Tuesday, October 6, 2015

Outsider and Self-Taught Artists Get Their Due

Yesterday's Art Daily featured a story about a gallery in Germany with a new exhibition spotlighting works by artists who did not emerge through the academic process, but were self-taught. The article got me thinking about "status" in the arts and whether there's an upper class and lower class in the art scene.

The title of the story is, "For the first time, Museum Folkwang displays works by self-taught, non-academic artists." It struck me strange to see the opening phrase "For the first time" because it comes across as elitist. I've never been to an art opening where I wondered, "Was this person trained in school? What schools did they attend?"

The announcement begins...

ESSEN.- Works by self-taught, non-academic artists are usually referred to as “naïve” or “outsider art” and are conventionally viewed as a distinct category, separate from modern art. But in terms of their power and intensity, these works often rival the great modernist masterpieces. 

The show is titled The Shadow of the Avant Garde and features artists like Rousseau along with some of modern art's superstars. (Read full account here.)

In truth it s very likely that a prestige factor exists in the art scene as it does in real life where it seems to matter which side of the tracks you grew up on, even though this is supposedly un-American.

This 2013 article from The Atlantic talks about "outsider art" as well, but in a different light. The article is by Sarah Boxer, who may or may not have been academically trained. The Rise of Self-Taught Artists opens by stating its premise: "Outsider artists—visionary, schizophrenic, primitive, psychotic, obsessive, compulsive, untutored, vernacular, self-taught, naive, brut, rough, raw, call them what you will—are insiders now."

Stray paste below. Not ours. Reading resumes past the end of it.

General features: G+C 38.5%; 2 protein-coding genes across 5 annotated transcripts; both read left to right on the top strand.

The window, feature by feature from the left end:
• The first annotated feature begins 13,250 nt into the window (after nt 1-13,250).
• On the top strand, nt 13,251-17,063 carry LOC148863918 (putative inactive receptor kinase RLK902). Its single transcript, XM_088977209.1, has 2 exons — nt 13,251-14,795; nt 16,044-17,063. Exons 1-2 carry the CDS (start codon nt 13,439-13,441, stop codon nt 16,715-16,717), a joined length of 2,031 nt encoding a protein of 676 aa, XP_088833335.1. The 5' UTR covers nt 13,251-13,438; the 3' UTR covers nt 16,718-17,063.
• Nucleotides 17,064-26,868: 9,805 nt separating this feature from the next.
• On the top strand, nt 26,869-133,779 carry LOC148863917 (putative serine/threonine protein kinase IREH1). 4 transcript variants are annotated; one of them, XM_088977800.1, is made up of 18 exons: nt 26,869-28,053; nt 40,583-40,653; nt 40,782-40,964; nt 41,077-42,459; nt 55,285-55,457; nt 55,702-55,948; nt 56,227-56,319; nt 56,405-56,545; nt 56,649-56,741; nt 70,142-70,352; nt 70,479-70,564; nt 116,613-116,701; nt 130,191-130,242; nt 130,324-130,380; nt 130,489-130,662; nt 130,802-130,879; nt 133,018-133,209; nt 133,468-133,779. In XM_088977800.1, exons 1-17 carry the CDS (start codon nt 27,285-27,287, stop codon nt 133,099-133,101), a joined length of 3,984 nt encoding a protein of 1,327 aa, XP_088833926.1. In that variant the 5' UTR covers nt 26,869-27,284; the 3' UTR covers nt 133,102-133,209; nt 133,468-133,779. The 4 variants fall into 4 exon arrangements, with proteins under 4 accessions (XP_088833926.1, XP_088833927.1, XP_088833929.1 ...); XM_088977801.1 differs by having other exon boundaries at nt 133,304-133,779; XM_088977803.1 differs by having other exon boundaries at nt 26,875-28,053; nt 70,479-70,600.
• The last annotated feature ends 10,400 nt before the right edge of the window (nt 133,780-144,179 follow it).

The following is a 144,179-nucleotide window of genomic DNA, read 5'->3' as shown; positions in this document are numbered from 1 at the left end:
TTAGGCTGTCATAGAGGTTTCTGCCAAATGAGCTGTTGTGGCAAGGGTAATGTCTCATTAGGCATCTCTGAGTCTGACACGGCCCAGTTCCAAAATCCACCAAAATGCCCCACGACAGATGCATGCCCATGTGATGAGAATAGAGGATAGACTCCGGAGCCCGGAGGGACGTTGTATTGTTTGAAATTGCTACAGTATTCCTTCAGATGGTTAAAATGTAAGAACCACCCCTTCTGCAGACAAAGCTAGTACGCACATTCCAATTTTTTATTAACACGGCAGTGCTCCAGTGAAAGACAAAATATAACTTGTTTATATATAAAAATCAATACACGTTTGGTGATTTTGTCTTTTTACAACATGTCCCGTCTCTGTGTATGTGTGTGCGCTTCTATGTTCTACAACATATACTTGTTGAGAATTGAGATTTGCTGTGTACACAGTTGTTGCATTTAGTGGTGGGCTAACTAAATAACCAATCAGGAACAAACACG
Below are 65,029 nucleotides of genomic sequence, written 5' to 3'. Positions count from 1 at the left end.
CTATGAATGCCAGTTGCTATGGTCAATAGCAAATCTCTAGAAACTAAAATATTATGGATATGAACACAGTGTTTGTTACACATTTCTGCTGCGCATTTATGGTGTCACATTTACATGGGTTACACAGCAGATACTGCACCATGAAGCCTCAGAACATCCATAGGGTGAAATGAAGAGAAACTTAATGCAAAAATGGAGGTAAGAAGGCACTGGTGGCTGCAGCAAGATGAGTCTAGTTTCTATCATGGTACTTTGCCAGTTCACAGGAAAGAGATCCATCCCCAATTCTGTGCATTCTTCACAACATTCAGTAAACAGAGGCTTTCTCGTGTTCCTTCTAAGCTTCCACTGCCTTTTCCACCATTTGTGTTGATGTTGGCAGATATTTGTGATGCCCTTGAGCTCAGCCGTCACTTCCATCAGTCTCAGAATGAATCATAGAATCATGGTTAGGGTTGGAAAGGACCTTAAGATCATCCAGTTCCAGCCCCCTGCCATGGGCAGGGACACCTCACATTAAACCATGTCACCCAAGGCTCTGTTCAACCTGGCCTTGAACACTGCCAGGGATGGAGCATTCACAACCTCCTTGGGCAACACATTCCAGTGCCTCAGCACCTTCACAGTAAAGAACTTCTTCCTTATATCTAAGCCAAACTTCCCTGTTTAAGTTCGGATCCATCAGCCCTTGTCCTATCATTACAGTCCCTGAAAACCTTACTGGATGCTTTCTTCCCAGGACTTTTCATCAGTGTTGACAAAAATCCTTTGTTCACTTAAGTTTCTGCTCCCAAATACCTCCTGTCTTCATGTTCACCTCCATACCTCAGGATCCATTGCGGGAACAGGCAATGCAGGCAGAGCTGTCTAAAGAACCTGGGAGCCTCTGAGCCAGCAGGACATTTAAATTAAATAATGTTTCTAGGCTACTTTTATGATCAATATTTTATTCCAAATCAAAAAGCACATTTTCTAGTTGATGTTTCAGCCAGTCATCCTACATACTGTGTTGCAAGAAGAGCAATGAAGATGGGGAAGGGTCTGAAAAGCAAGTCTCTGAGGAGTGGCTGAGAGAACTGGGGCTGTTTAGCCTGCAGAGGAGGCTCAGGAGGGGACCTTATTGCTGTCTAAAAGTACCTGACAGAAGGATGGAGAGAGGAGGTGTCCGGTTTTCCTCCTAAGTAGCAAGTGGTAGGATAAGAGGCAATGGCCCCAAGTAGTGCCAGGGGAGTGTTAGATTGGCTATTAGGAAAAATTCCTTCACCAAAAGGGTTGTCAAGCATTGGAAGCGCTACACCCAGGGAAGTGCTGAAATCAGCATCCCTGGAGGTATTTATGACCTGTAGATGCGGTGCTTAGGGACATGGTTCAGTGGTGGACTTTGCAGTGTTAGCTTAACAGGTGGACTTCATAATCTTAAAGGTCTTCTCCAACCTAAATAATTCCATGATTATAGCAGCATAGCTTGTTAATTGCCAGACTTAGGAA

Upon reading these words I thought of some of the shows I saw at the Ochre Ghost and have seen at the PROVE here in Duluth. Both galleries in Duluth shared work that came from the fringes, some of it quite remarkable.

But I also thought about another distinction at play. There was a time when the line that separated insiders and outsiders was geographic. If you were not from New York you were an outsider.

Or maybe the dichotomy at play is significant and insignificant. Your work is either important or unimportant. i.e. irrelevant. Can this fear of being cast out as an irrelevant become a driver that pushes people to leave home and try to make it in the Big City? Or in our local scene are the artists who get their week into the Tweed collection more important than those who are overlooked? Is an artist considered "more serious" when she draws on expensive Strathmore paper rather than newsprint?

I wish there were places where an article like this could be discussed at greater length, but alas, the days of dorm room bull sessions get subsumed in the rush of our face-paced frenetic lives. If you're a local artist I'd be interested in your thoughts on this article.

Meantime, art goes on, whether we buy it or not. 

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